August 26, 2010 - Days before the U.S. Environmental Protection Agency (USEPA) kicks off a series of regional hearings across the United States on whether and how to regulate toxic coal ash waste from coal-fired power plants, a major new study identifies 39 additional coal ash dump sites in 21 states that are contaminating drinking water or surface water with arsenic and other heavy metals. The report by the Environmental Integrity Project (EIP), Earthjustice and the Sierra Club documents the fact that state governments are not adequately monitoring the coal combustion waste (CCW) disposal sites and that the USEPA needs to enact strong new regulations to protect the public.
The new EIP/Earthjustice/Sierra Club report shows that, at every one of the coal ash dump sites equipped with groundwater monitoring wells, concentrations of heavy metals such as arsenic or lead exceed federal health-based standards for drinking water, with concentrations at Hatfield's Ferry site in Pennsylvania reaching as high as 341 times the federal standard for arsenic. (See study highlights below.) The new report is available online at http://www.environmentalintegrity.org/.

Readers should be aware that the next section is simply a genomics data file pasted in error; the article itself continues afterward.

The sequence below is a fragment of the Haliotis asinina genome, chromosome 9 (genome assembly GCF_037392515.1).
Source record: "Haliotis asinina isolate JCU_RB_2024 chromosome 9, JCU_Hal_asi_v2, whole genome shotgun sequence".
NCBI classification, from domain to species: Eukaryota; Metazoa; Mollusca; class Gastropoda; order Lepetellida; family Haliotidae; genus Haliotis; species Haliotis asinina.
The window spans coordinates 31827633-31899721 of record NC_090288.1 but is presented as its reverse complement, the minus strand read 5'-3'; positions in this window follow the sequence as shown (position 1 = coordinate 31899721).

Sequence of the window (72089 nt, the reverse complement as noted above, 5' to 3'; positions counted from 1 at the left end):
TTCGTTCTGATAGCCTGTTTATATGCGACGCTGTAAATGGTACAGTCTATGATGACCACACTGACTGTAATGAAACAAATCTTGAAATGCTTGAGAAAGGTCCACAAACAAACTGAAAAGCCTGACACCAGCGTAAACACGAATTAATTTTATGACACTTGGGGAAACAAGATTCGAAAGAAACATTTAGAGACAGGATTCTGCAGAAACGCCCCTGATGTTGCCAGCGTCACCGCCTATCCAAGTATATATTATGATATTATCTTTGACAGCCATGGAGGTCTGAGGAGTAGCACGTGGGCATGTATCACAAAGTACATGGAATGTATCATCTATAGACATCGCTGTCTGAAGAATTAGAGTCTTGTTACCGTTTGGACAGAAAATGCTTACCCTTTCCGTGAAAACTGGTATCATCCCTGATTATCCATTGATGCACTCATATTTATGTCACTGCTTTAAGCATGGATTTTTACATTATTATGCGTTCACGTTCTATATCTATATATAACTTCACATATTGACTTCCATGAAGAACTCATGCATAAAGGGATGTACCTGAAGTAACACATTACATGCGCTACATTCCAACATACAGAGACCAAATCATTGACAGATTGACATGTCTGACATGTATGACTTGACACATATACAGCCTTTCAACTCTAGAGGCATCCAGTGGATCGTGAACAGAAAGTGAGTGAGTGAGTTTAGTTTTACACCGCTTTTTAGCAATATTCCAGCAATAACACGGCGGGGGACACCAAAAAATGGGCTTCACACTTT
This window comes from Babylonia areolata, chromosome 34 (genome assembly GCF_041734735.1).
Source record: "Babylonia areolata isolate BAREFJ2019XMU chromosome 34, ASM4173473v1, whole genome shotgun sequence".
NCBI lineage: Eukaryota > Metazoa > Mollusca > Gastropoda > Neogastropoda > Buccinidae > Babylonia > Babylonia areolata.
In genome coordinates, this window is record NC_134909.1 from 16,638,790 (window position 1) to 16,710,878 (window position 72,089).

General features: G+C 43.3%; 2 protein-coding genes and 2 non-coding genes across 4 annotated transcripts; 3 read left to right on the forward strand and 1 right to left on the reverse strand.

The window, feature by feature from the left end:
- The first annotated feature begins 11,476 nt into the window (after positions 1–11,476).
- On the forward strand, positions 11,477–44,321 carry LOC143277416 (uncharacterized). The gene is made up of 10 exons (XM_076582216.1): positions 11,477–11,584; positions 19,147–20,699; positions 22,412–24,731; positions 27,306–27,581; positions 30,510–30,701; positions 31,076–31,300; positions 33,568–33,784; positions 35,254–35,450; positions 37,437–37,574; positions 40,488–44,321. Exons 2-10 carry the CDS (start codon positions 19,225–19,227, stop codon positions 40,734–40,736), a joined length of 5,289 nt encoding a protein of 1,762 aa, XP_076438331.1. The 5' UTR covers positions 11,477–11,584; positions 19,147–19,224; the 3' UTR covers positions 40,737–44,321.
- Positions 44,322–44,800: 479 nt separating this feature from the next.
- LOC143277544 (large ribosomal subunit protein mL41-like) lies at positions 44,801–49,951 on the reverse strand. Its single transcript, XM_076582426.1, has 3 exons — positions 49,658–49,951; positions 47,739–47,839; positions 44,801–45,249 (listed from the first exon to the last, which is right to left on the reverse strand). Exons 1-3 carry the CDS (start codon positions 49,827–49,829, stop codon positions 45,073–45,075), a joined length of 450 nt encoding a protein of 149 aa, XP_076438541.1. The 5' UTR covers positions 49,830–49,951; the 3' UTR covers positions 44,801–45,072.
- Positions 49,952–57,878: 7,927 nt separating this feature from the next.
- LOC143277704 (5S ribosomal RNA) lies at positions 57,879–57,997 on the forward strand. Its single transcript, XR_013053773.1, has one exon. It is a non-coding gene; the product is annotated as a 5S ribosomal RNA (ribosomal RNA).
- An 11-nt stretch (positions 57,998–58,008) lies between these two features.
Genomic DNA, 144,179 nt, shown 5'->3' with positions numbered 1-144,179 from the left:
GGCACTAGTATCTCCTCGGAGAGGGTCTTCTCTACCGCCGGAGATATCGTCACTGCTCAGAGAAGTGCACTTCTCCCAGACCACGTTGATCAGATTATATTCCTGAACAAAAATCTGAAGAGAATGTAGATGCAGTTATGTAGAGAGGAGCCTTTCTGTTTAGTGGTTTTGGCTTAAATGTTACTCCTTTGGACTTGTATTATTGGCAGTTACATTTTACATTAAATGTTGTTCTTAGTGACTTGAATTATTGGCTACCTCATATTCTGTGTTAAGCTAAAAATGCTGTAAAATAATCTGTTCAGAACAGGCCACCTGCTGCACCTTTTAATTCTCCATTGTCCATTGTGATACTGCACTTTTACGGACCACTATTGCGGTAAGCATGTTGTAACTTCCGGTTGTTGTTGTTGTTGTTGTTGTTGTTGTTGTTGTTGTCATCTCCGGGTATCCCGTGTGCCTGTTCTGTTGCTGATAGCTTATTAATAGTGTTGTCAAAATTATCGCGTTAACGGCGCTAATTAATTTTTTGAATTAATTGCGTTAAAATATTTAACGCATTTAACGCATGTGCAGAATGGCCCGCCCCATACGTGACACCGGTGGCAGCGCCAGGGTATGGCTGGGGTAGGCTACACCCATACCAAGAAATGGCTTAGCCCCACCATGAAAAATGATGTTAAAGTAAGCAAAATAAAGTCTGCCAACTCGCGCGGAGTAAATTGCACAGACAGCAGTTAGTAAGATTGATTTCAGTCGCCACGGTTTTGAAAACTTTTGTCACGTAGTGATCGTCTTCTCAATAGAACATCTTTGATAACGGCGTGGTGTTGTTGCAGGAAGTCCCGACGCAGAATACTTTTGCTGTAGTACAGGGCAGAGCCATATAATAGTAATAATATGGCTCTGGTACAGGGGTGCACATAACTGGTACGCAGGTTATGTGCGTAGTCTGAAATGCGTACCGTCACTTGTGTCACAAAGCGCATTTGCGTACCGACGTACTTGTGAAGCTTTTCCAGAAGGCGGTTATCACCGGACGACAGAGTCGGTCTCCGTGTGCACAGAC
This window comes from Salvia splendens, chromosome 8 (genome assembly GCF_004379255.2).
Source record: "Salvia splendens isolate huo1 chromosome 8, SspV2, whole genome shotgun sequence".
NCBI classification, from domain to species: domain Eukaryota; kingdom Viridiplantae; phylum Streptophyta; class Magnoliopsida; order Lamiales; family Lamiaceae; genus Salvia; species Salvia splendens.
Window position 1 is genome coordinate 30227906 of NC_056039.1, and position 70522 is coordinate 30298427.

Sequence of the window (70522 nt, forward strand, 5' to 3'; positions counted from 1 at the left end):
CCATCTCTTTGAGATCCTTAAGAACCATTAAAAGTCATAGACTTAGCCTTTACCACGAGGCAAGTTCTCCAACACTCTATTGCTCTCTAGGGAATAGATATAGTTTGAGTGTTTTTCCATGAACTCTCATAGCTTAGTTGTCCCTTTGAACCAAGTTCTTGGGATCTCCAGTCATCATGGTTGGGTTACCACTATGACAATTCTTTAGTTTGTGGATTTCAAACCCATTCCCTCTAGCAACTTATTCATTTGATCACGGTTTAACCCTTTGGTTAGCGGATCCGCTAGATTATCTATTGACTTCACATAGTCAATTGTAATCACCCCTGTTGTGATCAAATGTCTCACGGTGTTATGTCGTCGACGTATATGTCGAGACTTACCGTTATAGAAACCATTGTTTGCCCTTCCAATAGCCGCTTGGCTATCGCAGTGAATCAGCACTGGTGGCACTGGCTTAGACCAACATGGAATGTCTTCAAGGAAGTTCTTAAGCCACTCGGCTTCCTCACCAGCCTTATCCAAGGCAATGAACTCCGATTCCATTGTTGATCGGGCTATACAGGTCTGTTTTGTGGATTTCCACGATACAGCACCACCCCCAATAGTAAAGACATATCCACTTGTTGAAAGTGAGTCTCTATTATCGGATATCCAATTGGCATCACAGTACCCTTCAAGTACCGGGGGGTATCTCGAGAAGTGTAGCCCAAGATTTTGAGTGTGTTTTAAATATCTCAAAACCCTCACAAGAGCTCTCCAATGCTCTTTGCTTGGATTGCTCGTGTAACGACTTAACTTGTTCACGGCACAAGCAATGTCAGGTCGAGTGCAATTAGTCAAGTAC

A February 2010 EIP/Earthjustice report documented 31 coal ash dump sites in 14 states. The 39 additional sites in today's report along with the 67 already identified by the USEPA bring the total number of known toxic contamination sites from coal ash pollution to 137 in 34 states. Together, the independent reports and USEPA's own findings make clear the growing number of waters known to be poisoned by poor management of the toxic ash left over after coal is burned for electricity.
The 21 states containing the 39 damage sites identified in the new report are: Arkansas (2 sites, Independence and Flint Creek); Connecticut (1 site, Montville); Florida (1 site, McIntosh); Illinois (3 sites, Joliet 9, Venice, and Marion); Iowa (3 sites, Lansing, Neal North, and Neal South); Kentucky (3 sites, Spurlock, Mill Creek, and TVA Shawnee); Louisiana (3 sites, Dolet Hills, Big Cajun, and Rodemacher); Michigan (1 site, Whiting); Nebraska (1 site, Sheldon); New York (1 site, Cayuga); North Carolina (1 site, Dan River); North Dakota (2 sites, Leland Olds, and Antelope Valley); Ohio (4 sites, Uniontown aka Industrial Excess Landfill, Cardinal, Gavin, and Muskingum); Oklahoma (1 site, Northeastern); Oregon (1 site, Boardman); Pennsylvania (2 sites, Hatfield's Ferry and Bruce Mansfield aka Little Blue); South Dakota (1 site, Big Stone); Tennessee (3 sites, TVA Johnsonville, TVA Cumberland, and TVA Gallatin); Texas (1 site, LCRA Fayette Power Project); Virginia (2 sites, Glen Lyn and Clinch River); and Wisconsin (2 sites, Oak Creek aka Caledonia and Columbia).